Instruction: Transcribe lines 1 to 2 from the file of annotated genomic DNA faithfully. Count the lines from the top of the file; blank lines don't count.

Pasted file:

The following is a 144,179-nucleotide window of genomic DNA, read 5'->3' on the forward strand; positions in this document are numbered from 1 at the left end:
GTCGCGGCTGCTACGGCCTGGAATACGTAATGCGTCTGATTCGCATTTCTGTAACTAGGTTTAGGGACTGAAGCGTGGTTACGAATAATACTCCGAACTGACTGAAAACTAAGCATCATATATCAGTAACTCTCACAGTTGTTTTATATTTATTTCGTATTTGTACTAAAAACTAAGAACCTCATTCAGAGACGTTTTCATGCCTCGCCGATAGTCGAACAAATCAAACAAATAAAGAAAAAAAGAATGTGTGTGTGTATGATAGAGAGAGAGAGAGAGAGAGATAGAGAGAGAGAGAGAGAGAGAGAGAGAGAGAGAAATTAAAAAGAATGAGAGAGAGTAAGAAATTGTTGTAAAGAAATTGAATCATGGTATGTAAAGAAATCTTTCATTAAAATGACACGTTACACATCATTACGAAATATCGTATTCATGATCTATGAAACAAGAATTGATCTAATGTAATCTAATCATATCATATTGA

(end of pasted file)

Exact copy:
The following is a 144,179-nucleotide window of genomic DNA, read 5'->3' on the forward strand; positions in this document are numbered from 1 at the left end:
GTCGCGGCTGCTACGGCCTGGAATACGTAATGCGTCTGATTCGCATTTCTGTAACTAGGTTTAGGGACTGAAGCGTGGTTACGAATAATACTCCGAACTGACTGAAAACTAAGCATCATATATCAGTAACTCTCACAGTTGTTTTATATTTATTTCGTATTTGTACTAAAAACTAAGAACCTCATTCAGAGACGTTTTCATGCCTCGCCGATAGTCGAACAAATCAAACAAATAAAGAAAAAAAGAATGTGTGTGTGTATGATAGAGAGAGAGAGAGAGAGAGATAGAGAGAGAGAGAGAGAGAGAGAGAGAGAGAGAAATTAAAAAGAATGAGAGAGAGTAAGAAATTGTTGTAAAGAAATTGAATCATGGTATGTAAAGAAATCTTTCATTAAAATGACACGTTACACATCATTACGAAATATCGTATTCATGATCTATGAAACAAGAATTGATCTAATGTAATCTAATCATATCATATTGA